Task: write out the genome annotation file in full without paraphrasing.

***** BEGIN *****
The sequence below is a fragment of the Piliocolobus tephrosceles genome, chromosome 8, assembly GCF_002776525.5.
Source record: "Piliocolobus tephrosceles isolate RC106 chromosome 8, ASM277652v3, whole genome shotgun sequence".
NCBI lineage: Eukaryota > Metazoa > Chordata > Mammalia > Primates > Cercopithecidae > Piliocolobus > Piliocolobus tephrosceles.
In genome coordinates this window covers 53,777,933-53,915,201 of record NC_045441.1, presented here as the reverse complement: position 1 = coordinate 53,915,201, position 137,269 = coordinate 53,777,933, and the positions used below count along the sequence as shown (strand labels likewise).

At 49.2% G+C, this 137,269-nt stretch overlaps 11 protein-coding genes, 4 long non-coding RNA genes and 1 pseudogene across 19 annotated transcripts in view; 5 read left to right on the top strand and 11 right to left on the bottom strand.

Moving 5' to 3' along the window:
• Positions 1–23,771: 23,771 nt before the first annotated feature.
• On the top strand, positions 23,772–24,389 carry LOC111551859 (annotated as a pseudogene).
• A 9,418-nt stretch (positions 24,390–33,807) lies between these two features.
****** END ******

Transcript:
The sequence below is a fragment of the Piliocolobus tephrosceles genome, chromosome 8, assembly GCF_002776525.5.
Source record: "Piliocolobus tephrosceles isolate RC106 chromosome 8, ASM277652v3, whole genome shotgun sequence".
NCBI lineage: Eukaryota > Metazoa > Chordata > Mammalia > Primates > Cercopithecidae > Piliocolobus > Piliocolobus tephrosceles.
In genome coordinates this window covers 53,777,933-53,915,201 of record NC_045441.1, presented here as the reverse complement: position 1 = coordinate 53,915,201, position 137,269 = coordinate 53,777,933, and the positions used below count along the sequence as shown (strand labels likewise).

At 49.2% G+C, this 137,269-nt stretch overlaps 11 protein-coding genes, 4 long non-coding RNA genes and 1 pseudogene across 19 annotated transcripts in view; 5 read left to right on the top strand and 11 right to left on the bottom strand.

Moving 5' to 3' along the window:
• Positions 1–23,771: 23,771 nt before the first annotated feature.
• On the top strand, positions 23,772–24,389 carry LOC111551859 (annotated as a pseudogene).
• A 9,418-nt stretch (positions 24,390–33,807) lies between these two features.